My curiosity about the Badlands and the world beyond the Badlands (explored more in season two) keeps me picking out small details, deepening my interest in the show. I’m hoping to see more of the world and how it relates to ours.

It prioritizes diversity.

On Twitter, co-creator and executive producer of Into the Badlands Al Gough commented on the casting:

We try to have as many Asian, African American and POC as possible. We can always improve it’s an ongoing priority

[S]unny was written as Asian, that was non- negotiable for us. AMC always supportive. Other roles were open to all ethnicities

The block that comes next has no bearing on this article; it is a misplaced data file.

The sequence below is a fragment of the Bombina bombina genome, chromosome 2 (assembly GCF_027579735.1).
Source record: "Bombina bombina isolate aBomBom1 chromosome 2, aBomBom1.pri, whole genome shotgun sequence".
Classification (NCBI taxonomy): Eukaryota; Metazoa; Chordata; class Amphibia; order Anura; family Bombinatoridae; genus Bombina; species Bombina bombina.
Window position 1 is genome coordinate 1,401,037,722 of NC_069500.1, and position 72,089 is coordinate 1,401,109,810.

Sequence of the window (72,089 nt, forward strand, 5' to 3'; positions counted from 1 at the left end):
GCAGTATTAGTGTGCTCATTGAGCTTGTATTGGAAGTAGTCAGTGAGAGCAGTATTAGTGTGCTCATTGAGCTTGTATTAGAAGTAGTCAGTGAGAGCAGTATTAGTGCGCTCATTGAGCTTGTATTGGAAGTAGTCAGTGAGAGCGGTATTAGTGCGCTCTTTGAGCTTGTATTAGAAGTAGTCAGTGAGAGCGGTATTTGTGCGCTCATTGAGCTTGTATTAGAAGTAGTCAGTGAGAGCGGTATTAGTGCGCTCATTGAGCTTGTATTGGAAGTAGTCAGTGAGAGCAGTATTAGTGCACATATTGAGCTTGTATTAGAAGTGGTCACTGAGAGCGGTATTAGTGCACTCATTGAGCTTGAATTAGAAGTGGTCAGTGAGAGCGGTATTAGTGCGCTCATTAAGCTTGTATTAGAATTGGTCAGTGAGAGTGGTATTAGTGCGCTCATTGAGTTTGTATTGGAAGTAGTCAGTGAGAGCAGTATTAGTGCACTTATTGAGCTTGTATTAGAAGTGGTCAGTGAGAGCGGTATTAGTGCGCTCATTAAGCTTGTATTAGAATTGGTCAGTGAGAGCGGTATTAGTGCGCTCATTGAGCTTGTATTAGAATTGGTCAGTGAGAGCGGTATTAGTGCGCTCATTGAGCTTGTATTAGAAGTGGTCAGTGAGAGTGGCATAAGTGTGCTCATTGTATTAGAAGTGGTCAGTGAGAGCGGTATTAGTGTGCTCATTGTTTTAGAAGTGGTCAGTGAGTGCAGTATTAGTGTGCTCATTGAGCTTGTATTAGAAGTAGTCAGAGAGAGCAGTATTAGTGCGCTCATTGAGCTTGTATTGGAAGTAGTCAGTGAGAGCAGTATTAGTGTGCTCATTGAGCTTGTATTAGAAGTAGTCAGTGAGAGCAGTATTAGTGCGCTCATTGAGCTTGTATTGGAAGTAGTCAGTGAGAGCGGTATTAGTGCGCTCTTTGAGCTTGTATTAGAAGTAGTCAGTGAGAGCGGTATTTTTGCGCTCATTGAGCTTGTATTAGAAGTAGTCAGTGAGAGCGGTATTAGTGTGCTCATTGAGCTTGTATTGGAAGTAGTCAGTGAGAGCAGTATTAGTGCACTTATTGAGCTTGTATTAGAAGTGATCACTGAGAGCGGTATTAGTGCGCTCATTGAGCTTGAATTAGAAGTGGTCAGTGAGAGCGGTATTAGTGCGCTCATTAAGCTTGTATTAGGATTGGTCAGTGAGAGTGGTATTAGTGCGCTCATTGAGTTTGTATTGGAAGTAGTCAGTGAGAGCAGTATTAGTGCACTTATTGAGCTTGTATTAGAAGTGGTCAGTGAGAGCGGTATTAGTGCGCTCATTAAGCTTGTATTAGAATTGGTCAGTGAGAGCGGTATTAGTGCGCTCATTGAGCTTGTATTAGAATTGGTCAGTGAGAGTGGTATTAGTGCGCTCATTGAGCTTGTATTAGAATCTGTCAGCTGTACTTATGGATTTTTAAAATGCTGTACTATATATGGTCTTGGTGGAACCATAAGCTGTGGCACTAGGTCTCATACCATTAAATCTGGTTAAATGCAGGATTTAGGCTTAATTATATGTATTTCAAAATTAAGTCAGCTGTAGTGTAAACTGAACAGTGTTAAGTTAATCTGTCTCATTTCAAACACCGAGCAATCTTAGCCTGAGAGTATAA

And it’s not just talk—a Chinese-American man plays Sunny; a multiracial German, Indian, and Pakistani teen plays M.K.; a Black woman plays Veil; a Blasian woman plays the Master… Many of the main characters as well as the extras are people of color.

Into the Badlands doesn’t feature people of color only in front of the cameras, either—they’re prominent behind-the-scenes as well. Daniel Wu and Stephen Fung were executive producers for season one, and Stephen Fung also directed a couple of episodes in season two. Mike Shinoda composed the theme music. Dee Dee Ku is one of the producers; Vikash Patel is one of the editors.